When Bryan Silverman was in high school, his older brother, Jordan, came to him with an idea. "He was reading in the bathroom on his phone and came out and said, 'Everyone reads in here. Let's make a toilet paper that you can read,'" Bryan remembers. "I pooh-poohed the idea," he quips. "I thought he was crazy."
That was mid-2010. Jordan found research showing that Americans respond favorably to advertising in public restrooms, including signage above urinals, and came up with the idea to print coupons on toilet paper. The siblings went to work, building their startup, Star Toilet Paper, with less than $1,000 of their own cash. "Anything we could, we figured out ourselves and saved money," Bryan says.
A series of eight coupons, including one for Star itself, repeats on each roll. Companies pay half a cent per ad, which includes design and tracking. Apartment complexes, theaters, stadiums and other venues receive the toilet paper for free in exchange for providing advertisers with access to their captive bathroom audiences. Initial advertisers included restaurants and pet stores; so far 65 companies have taken the plunge. The company is operating in Ann Arbor, where Jordan attended the University of Michigan, and Durham, N.C., where Bryan is currently studying neuroscience at Duke University.
The Silverman brothers are reevaluating costs, looking for additional advertisers and expanding their reach outside their college towns. Plans for this year include finding a manufacturer to both produce and print the toilet paper, a move that could reduce their cost per roll by $1 or more.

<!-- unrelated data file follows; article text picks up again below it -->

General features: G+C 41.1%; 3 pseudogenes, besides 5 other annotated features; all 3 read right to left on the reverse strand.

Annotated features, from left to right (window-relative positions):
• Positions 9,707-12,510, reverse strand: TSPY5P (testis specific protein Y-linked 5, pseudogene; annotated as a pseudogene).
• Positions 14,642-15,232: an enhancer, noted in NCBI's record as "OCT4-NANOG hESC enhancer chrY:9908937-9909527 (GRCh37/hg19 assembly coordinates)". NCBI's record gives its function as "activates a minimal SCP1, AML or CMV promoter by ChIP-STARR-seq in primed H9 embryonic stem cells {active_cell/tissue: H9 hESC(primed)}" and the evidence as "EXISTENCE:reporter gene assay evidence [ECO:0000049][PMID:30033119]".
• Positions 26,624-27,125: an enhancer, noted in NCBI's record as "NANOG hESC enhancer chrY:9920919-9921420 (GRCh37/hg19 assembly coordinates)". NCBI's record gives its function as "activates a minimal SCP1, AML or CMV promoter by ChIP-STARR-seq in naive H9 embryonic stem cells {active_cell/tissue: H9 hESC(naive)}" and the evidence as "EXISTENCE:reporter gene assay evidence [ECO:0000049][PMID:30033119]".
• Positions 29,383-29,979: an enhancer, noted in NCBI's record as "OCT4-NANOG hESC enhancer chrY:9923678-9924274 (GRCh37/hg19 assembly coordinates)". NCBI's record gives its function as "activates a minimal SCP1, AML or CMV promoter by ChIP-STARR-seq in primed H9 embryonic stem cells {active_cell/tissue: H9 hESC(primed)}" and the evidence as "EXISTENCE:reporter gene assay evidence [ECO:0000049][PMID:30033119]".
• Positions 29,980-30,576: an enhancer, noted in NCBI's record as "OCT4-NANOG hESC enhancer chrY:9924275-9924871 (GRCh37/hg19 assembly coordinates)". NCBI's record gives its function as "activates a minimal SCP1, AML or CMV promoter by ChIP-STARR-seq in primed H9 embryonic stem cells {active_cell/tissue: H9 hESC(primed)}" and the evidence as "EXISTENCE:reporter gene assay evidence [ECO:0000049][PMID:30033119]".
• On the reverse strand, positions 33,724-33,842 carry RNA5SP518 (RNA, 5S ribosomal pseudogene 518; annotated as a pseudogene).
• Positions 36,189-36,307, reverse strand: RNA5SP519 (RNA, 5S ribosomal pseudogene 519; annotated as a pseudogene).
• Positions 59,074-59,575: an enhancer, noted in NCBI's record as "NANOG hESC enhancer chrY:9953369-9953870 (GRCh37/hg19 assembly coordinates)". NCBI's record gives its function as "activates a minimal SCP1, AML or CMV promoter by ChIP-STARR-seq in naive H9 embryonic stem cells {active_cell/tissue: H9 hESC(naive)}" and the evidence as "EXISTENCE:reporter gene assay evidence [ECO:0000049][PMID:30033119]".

Singing Toilet. A trip to the washroom need no longer be boring. This musical instrument is played by pulling toilet paper from the roll.Migration Museum. How one museum comes to life when visitors linger near its artefacts.
I do agree that if someone attempt to register TOILETPAPER for distinguishing the product "toilet paper / hygienic paper" the trademark is not assolving its dstinctive function and shall not be registered.
However, in the present case the trademark is not use for that kind of hygienic paper used in the toilet to accomplish post-event cleaning activity, thus we don't understand what kind of lack of distinctiveness the examiner saw missing. We did not designate class 16 and any product in relation to that hygienic toilet paper. We filed the trademark in classes 18, 20, 21, 27 and 35 (lifestyle objects). 2b1af7f3a8